This native shrub, up to 15 feet tall, has stems with dark brown bark and lighter, raised pimples (D). The compound leaves have 7 or 9 pointed leaflets with small, sharp teeth (A). The large, flat-topped flower clusters (cymes) are fragrant. Each flower has 5 creamy-white lobes (B). The fruit clusters, with purple-to-black berries, mature in July and August (C). Some plants have “extrafloral nectaries” which attract ants before flowering. The purpose is not clear, but these sources of nectar are located on leaf nodes of young stems to attract ants on their way up to the flowers (E). Ants are known to be poor polinators. But they may also be available then to repell species that could harm the plants.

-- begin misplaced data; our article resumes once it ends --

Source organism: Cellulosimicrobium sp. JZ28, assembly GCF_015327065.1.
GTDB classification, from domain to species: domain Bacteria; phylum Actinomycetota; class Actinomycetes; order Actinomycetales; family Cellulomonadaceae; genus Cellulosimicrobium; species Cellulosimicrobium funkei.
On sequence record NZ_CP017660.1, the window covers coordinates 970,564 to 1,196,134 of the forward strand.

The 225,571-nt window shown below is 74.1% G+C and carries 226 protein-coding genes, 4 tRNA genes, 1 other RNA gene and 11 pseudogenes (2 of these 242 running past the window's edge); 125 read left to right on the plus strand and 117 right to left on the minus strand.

Grows in moist woods and along stream banks, flowering in May and June. In Fontenelle Forest, uncommon, for instance along Camp Gifford Road. At Neale Woods, uncommon along MRE Trail.
Elderberries are commonly used in making preserves, jellies and wine.
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